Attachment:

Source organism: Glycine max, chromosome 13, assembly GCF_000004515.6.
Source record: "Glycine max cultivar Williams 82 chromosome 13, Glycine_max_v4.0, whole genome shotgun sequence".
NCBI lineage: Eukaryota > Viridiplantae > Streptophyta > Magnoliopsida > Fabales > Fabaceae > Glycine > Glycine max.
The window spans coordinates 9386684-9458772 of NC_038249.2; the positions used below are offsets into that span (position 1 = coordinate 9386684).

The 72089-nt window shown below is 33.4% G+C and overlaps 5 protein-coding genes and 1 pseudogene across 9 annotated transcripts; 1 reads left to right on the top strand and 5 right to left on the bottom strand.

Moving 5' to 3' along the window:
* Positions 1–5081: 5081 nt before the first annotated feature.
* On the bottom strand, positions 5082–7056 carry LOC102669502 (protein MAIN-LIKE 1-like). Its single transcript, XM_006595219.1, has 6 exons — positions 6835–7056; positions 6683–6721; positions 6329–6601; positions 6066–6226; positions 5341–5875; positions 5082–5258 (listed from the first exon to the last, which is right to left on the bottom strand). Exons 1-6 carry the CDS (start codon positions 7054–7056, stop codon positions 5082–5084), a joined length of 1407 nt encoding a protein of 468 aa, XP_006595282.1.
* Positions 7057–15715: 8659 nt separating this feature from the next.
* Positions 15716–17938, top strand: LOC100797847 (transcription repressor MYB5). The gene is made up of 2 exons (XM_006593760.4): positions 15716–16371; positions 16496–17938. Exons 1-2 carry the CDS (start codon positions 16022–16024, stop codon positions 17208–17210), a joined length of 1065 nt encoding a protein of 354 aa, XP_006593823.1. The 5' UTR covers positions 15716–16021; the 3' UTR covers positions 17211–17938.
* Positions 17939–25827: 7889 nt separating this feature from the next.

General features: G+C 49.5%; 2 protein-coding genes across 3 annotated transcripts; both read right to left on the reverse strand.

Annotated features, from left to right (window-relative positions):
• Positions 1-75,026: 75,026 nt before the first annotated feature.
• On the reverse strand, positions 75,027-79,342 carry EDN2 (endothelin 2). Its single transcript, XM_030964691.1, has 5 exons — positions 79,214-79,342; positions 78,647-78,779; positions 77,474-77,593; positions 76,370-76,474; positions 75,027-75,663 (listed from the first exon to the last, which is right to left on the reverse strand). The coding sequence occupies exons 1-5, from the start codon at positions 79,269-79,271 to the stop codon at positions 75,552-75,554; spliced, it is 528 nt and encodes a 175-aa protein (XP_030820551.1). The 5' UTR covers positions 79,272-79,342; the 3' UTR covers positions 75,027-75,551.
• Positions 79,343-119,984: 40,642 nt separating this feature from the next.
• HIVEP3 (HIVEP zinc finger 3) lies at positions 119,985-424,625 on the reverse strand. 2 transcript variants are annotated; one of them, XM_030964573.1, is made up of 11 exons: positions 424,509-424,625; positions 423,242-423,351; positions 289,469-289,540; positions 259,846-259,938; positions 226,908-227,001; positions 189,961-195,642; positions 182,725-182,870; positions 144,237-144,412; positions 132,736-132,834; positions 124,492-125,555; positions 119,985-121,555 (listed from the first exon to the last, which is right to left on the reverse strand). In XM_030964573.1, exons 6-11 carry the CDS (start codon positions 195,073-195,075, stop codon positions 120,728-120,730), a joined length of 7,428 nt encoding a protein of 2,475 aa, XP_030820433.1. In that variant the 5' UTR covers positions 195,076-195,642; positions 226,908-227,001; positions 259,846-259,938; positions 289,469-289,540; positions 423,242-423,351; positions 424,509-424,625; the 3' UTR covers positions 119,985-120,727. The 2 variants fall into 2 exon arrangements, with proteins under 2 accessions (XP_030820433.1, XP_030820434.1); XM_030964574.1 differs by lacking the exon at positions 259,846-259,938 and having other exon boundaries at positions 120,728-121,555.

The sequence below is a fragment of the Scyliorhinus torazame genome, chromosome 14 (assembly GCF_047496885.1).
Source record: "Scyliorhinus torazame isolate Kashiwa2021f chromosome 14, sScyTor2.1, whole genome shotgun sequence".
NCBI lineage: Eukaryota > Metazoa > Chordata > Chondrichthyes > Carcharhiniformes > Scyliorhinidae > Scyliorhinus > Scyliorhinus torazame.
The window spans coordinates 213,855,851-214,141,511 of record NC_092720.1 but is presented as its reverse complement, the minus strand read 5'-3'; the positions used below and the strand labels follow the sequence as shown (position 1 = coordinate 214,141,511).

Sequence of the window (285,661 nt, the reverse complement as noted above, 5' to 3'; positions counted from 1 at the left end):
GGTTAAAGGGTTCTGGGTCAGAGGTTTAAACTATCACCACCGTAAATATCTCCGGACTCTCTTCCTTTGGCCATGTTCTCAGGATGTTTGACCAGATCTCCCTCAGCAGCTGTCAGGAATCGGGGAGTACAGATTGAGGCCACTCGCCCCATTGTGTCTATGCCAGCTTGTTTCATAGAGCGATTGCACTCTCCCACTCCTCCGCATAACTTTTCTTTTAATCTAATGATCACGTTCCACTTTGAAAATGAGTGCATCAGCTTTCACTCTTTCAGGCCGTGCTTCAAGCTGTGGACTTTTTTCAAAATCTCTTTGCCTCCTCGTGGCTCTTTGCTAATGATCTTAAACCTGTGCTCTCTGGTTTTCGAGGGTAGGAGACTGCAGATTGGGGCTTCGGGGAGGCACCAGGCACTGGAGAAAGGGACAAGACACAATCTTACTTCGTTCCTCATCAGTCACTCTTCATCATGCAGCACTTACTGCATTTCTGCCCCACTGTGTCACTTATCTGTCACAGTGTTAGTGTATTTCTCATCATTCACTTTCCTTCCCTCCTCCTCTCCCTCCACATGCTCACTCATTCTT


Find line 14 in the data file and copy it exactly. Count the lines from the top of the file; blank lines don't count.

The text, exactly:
• Positions 1-75,026: 75,026 nt before the first annotated feature.